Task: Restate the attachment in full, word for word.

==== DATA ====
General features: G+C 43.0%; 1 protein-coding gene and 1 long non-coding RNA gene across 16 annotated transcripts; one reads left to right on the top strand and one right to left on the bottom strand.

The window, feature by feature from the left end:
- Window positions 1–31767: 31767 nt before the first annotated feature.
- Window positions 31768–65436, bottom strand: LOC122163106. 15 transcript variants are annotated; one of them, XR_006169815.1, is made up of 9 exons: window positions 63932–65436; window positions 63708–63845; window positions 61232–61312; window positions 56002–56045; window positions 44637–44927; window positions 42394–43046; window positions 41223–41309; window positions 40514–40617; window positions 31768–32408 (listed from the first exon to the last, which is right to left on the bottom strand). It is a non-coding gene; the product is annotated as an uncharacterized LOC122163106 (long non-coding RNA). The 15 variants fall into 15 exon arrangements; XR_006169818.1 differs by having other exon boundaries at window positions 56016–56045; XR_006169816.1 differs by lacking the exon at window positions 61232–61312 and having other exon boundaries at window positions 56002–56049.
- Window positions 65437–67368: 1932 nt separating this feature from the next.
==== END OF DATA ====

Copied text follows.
General features: G+C 43.0%; 1 protein-coding gene and 1 long non-coding RNA gene across 16 annotated transcripts; one reads left to right on the top strand and one right to left on the bottom strand.

The window, feature by feature from the left end:
- Window positions 1–31767: 31767 nt before the first annotated feature.
- Window positions 31768–65436, bottom strand: LOC122163106. 15 transcript variants are annotated; one of them, XR_006169815.1, is made up of 9 exons: window positions 63932–65436; window positions 63708–63845; window positions 61232–61312; window positions 56002–56045; window positions 44637–44927; window positions 42394–43046; window positions 41223–41309; window positions 40514–40617; window positions 31768–32408 (listed from the first exon to the last, which is right to left on the bottom strand). It is a non-coding gene; the product is annotated as an uncharacterized LOC122163106 (long non-coding RNA). The 15 variants fall into 15 exon arrangements; XR_006169818.1 differs by having other exon boundaries at window positions 56016–56045; XR_006169816.1 differs by lacking the exon at window positions 61232–61312 and having other exon boundaries at window positions 56002–56049.
- Window positions 65437–67368: 1932 nt separating this feature from the next.